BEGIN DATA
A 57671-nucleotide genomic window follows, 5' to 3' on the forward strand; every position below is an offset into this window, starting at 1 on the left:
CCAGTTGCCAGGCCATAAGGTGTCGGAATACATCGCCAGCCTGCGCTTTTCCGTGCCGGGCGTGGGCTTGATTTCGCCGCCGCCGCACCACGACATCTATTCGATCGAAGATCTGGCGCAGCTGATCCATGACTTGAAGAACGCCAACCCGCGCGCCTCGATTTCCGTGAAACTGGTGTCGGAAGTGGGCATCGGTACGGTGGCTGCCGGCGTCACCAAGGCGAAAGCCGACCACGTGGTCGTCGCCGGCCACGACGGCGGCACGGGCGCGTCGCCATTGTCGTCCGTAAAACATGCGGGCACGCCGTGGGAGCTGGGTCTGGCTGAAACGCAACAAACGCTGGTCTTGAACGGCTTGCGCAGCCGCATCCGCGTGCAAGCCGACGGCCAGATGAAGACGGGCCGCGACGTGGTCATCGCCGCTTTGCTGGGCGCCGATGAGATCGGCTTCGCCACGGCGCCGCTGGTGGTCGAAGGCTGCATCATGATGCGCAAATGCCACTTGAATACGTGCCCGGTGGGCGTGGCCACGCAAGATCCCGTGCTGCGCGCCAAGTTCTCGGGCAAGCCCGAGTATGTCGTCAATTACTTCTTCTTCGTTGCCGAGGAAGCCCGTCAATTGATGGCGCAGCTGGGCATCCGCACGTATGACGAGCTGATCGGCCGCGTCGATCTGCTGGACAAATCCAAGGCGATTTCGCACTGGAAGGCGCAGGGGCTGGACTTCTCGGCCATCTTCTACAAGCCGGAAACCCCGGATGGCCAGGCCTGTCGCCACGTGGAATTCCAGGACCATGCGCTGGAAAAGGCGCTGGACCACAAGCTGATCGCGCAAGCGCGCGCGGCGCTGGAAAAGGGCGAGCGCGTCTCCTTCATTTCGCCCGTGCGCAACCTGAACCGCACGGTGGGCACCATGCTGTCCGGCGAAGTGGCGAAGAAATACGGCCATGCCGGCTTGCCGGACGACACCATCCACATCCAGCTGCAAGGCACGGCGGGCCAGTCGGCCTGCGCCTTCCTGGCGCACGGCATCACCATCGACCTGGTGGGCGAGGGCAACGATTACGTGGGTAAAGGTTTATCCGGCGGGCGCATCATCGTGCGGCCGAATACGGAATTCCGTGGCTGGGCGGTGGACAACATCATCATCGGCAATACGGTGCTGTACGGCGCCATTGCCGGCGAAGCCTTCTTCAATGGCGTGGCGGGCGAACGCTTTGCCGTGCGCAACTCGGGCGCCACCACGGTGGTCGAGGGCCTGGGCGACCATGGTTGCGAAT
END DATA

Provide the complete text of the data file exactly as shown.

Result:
A 57671-nucleotide genomic window follows, 5' to 3' on the forward strand; every position below is an offset into this window, starting at 1 on the left:
CCAGTTGCCAGGCCATAAGGTGTCGGAATACATCGCCAGCCTGCGCTTTTCCGTGCCGGGCGTGGGCTTGATTTCGCCGCCGCCGCACCACGACATCTATTCGATCGAAGATCTGGCGCAGCTGATCCATGACTTGAAGAACGCCAACCCGCGCGCCTCGATTTCCGTGAAACTGGTGTCGGAAGTGGGCATCGGTACGGTGGCTGCCGGCGTCACCAAGGCGAAAGCCGACCACGTGGTCGTCGCCGGCCACGACGGCGGCACGGGCGCGTCGCCATTGTCGTCCGTAAAACATGCGGGCACGCCGTGGGAGCTGGGTCTGGCTGAAACGCAACAAACGCTGGTCTTGAACGGCTTGCGCAGCCGCATCCGCGTGCAAGCCGACGGCCAGATGAAGACGGGCCGCGACGTGGTCATCGCCGCTTTGCTGGGCGCCGATGAGATCGGCTTCGCCACGGCGCCGCTGGTGGTCGAAGGCTGCATCATGATGCGCAAATGCCACTTGAATACGTGCCCGGTGGGCGTGGCCACGCAAGATCCCGTGCTGCGCGCCAAGTTCTCGGGCAAGCCCGAGTATGTCGTCAATTACTTCTTCTTCGTTGCCGAGGAAGCCCGTCAATTGATGGCGCAGCTGGGCATCCGCACGTATGACGAGCTGATCGGCCGCGTCGATCTGCTGGACAAATCCAAGGCGATTTCGCACTGGAAGGCGCAGGGGCTGGACTTCTCGGCCATCTTCTACAAGCCGGAAACCCCGGATGGCCAGGCCTGTCGCCACGTGGAATTCCAGGACCATGCGCTGGAAAAGGCGCTGGACCACAAGCTGATCGCGCAAGCGCGCGCGGCGCTGGAAAAGGGCGAGCGCGTCTCCTTCATTTCGCCCGTGCGCAACCTGAACCGCACGGTGGGCACCATGCTGTCCGGCGAAGTGGCGAAGAAATACGGCCATGCCGGCTTGCCGGACGACACCATCCACATCCAGCTGCAAGGCACGGCGGGCCAGTCGGCCTGCGCCTTCCTGGCGCACGGCATCACCATCGACCTGGTGGGCGAGGGCAACGATTACGTGGGTAAAGGTTTATCCGGCGGGCGCATCATCGTGCGGCCGAATACGGAATTCCGTGGCTGGGCGGTGGACAACATCATCATCGGCAATACGGTGCTGTACGGCGCCATTGCCGGCGAAGCCTTCTTCAATGGCGTGGCGGGCGAACGCTTTGCCGTGCGCAACTCGGGCGCCACCACGGTGGTCGAGGGCCTGGGCGACCATGGTTGCGAAT